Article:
Why You NEED to Have Some Exposure to “Blue Gold”
Posted May 28, 2021
Over the last week, I’ve outlined how precious metals are telling us that the Fed WILL NOT move to stop inflation any time soon, if at all.
By way of a quick recap…
1) The Fed can stop inflation anytime it wants to buy tightening monetary policy.
2) The multi-trillion-dollar question for the last year has been, “WILL the Fed act to stop inflation or not?”
3) Gold has just indicated the answer is probably “NOT” as it erupted out of a nine-month downtrend.
Yesterday, I wrote to you about rhodium, the most precious metal on earth, which is 10 times rarer than gold. Even better, unlike gold, rhodium has industrial uses: The precious metal is a key component used in the creation of catalytic converters, which reduce emissions in automobiles. All told, this accounts for over 80% of global rhodium demand.
As the below chart illustrates, this combination of rare assets with industrial demand can mean MASSIVE returns for your portfolio.
With that in mind, today I want to talk to you about another rare asset, one I call “blue gold.”
Like rhodium, it’s a rare asset, though not nearly as rare as rhodium.
However, it makes up for this with MASSIVE industrial uses: It’s a critical component for the production of lithium-ion batteries.
These are the batteries Tesla (TSLA) uses for its cars. And TSLA’s not the only one… BMW, Mercedes, Volkswagen, and even Ford are moving aggressively into this space. Production of electric vehicles is predicted to top four million cars globally eventually rising to 12 million by 2025.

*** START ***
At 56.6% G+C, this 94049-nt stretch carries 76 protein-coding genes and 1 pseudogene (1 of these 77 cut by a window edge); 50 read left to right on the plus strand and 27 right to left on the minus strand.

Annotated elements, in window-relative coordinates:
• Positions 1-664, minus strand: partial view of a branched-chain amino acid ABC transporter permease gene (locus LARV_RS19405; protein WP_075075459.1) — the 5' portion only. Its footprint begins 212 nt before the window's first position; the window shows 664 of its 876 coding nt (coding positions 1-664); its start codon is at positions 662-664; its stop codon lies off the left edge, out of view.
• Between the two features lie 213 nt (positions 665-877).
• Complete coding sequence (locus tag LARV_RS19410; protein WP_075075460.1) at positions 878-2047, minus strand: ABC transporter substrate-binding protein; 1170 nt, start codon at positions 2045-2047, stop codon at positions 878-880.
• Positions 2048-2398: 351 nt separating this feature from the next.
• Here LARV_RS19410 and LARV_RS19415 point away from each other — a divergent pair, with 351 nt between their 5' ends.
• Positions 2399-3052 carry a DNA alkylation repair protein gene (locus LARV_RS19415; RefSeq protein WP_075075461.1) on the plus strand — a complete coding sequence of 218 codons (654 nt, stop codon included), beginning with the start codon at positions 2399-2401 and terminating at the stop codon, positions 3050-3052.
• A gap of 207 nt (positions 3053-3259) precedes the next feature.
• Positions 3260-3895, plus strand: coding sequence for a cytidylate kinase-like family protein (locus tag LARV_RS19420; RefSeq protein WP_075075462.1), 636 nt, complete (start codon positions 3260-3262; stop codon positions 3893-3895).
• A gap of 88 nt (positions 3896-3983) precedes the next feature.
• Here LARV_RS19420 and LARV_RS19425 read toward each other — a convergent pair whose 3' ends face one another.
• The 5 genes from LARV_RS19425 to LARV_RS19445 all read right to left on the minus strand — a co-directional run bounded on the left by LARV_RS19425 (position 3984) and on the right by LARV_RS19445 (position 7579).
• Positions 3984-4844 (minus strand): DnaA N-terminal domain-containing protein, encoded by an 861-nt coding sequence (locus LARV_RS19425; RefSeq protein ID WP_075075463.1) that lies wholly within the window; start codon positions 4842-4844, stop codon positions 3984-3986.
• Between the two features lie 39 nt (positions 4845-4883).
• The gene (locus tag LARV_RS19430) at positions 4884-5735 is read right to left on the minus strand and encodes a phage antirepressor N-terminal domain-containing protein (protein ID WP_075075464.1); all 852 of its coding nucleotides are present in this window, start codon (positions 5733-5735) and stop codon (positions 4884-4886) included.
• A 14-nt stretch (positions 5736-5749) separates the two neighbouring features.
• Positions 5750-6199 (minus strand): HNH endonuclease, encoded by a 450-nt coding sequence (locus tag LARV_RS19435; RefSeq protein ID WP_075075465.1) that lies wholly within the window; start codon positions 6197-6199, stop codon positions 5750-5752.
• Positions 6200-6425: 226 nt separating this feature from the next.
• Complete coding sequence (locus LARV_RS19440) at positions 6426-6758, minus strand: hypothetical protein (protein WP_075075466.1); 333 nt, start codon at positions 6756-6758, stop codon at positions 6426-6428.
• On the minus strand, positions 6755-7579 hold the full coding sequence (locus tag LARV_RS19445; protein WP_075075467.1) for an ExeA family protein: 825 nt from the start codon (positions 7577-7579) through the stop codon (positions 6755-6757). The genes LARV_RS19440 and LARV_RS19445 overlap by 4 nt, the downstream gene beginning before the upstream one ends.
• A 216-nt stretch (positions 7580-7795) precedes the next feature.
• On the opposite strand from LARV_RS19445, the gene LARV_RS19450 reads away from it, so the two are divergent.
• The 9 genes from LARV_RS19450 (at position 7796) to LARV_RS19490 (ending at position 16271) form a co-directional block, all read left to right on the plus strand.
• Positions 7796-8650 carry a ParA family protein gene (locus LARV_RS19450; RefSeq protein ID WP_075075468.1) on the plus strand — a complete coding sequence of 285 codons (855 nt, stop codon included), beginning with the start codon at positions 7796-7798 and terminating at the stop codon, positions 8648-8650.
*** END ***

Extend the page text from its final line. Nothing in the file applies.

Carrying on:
And ALL of these cars will need a supply of what I call “blue gold.”
I’m talking about cobalt.
You probably haven’t heard of cobalt since your high school chemistry class. It’s an element with the symbol Co. Historically it’s been used in the coloring process for items like blue glass or China.
However, in more recent years, cobalt has found a new use — Lithium-ion batteries — as in the batteries electric vehicles use.
There’s one small problem however: The bulk of global cobalt mines are in the Democratic Republic of the Congo (DRC) which is a volatile situation to say the least. Also, the DRC has recently been in trouble with human rights groups due to the fact that child labor is being used to mine cobalt there.
This is a PR nightmare for any firm that supplies its cobalt in the DRC. Which means we’re about to see a global scramble for cobalt supplies in other areas of the world.
Subscribers to my Strategic Impact newsletter were recently recommended an off-the-radar “Blue Gold” company that sits on the ONLY cobalt resources in North America.
As I write this, we are already up 125% on this play. And by the time the smoke clears I wouldn't be surprised if it's a QUADRUPLE digit winner!
Have a great holiday weekend!
Editor, Money & Crisis